Let’s take a look at the two kinds of antipsychotics and their potential side effects and efficacy.

This is the latest category of antipsychotic meds. Because these meds have been developed more recently, they pose a lower risk of serious side effects than most first-generation antipsychotics. 

Commonly used second-generation antipsychotics include: 

  • Aripiprazole (Abilify)
  • Asenapine (Saphris)
  • Brexpiprazole (Rexulti)
  • Cariprazine (Vraylar)
  • Clozapine (Clozaril, Versacloz)
  • Iloperidone (Fanapt)
  • Lurasidone (Latuda)
  • Olanzapine (Zyprexa)
  • Paliperidone (Invega)
  • Quetiapine (Seroquel)
  • Risperidone (Risperdal)
  • Ziprasidone (Geodon)

These older first-generation antipsychotics have frequent (and potentially more significant) neurological side effects. Commonly used first-generation antipsychotics include:

  • Chlorpromazine
  • Fluphenazine
  • Haloperidol
  • Perphenazine

However, these antipsychotics are often cheaper than second-generation antipsychotics, which is often a top consideration when long-term treatment is necessary – especially in government facilities and hospitals.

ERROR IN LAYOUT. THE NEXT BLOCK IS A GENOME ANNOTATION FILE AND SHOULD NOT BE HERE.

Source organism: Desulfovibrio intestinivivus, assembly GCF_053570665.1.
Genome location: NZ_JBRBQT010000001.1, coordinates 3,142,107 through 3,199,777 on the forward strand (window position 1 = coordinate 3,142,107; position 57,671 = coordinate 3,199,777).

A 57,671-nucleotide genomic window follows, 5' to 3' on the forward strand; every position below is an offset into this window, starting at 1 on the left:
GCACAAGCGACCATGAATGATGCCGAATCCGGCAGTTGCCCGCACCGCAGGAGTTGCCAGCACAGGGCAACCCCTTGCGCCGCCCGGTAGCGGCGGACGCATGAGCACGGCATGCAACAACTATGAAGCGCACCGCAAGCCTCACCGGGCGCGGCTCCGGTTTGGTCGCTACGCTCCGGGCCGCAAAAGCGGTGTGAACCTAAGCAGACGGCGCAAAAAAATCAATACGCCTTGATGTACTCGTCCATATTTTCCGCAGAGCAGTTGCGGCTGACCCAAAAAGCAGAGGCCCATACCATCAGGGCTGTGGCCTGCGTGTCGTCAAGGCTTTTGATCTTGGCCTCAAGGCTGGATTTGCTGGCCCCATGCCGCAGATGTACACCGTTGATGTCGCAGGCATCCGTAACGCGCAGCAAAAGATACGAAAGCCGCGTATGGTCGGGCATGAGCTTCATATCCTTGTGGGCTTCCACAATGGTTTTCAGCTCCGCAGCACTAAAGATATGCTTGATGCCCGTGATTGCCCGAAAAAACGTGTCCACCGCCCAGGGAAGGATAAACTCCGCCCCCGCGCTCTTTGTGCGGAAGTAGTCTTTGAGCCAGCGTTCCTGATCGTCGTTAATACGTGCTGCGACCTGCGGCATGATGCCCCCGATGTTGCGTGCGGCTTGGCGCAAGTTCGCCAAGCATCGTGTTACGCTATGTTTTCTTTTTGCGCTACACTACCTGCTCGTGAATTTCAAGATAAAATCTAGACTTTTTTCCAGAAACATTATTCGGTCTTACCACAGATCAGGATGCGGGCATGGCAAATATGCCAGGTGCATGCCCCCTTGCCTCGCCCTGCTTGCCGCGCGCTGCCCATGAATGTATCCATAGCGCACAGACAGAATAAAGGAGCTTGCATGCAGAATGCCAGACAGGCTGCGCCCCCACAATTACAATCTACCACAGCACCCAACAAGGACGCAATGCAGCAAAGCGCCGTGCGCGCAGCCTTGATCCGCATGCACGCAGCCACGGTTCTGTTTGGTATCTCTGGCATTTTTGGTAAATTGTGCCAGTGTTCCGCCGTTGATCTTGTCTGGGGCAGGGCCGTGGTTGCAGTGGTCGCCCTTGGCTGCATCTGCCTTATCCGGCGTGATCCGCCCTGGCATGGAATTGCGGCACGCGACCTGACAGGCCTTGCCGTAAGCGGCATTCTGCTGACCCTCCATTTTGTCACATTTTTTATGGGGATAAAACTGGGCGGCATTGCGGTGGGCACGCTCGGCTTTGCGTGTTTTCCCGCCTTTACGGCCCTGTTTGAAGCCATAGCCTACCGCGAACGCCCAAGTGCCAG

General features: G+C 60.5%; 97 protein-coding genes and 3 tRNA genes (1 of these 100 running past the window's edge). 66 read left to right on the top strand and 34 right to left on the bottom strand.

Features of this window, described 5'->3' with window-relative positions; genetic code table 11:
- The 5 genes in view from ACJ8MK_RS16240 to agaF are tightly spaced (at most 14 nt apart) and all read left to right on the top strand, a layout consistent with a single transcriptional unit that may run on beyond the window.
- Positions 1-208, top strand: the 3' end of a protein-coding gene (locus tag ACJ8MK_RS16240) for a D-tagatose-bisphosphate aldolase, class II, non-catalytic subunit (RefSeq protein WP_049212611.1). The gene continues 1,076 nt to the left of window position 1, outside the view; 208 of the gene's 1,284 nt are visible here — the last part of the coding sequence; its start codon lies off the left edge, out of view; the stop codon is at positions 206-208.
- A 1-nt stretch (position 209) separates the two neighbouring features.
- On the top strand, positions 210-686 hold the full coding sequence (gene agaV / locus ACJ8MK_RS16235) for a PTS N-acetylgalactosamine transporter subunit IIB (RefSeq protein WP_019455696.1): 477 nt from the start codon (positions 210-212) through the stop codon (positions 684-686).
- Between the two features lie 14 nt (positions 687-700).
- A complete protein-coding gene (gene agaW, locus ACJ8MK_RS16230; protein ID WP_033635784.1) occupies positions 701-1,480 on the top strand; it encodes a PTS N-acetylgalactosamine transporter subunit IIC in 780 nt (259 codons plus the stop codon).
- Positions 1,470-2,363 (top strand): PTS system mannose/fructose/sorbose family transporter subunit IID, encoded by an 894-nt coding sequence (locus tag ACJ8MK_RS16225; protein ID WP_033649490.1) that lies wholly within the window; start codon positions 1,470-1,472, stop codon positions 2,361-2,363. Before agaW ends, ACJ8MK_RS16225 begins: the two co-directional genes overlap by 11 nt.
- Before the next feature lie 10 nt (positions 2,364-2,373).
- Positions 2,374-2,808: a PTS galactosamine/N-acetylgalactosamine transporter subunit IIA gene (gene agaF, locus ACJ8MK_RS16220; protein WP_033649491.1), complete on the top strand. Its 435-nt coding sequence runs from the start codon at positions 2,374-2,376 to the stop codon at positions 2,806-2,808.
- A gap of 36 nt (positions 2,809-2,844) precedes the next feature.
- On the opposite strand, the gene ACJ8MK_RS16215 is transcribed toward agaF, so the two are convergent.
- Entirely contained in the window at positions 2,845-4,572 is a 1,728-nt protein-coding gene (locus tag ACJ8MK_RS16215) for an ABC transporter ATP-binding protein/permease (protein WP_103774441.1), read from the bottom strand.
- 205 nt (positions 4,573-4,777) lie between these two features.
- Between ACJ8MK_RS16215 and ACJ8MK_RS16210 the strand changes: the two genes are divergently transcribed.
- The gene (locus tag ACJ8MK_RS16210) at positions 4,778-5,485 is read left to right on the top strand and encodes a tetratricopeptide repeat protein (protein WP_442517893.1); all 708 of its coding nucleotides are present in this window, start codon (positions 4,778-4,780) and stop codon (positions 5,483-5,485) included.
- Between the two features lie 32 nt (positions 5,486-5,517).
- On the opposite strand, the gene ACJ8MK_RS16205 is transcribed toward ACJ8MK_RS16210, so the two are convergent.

Some antipsychotics are given as intramuscular or subcutaneous injections. They are usually administered every two to four weeks, depending on the medication. This can be preferable for those who dislike taking pills or struggle to stick to their prescribed medication schedule. 

Antipsychotics that can be administered as injectables include:

  • Fluphenazine decanoate
  • Haloperidol decanoate
  • Paliperidone (Invega Sustenna, Invega Trinza)
  • Risperidone (Risperdal Consta, Perseris)

Psychosocial Interventions

In addition to the continual use of prescribed medications, psychological and social interventions may be beneficial for schizophrenic patients. This can include:

  • Individual therapy. Psychotherapy may help normalize disrupted or illogical thought patterns. Working with a personal therapist can also help the patient learn to cope with stress and identify early warning signs of relapse.
  • Social skills training. Patients can work with professionals to help improves their communication and social interactions, as well as their ability to participate in daily activities that involve others.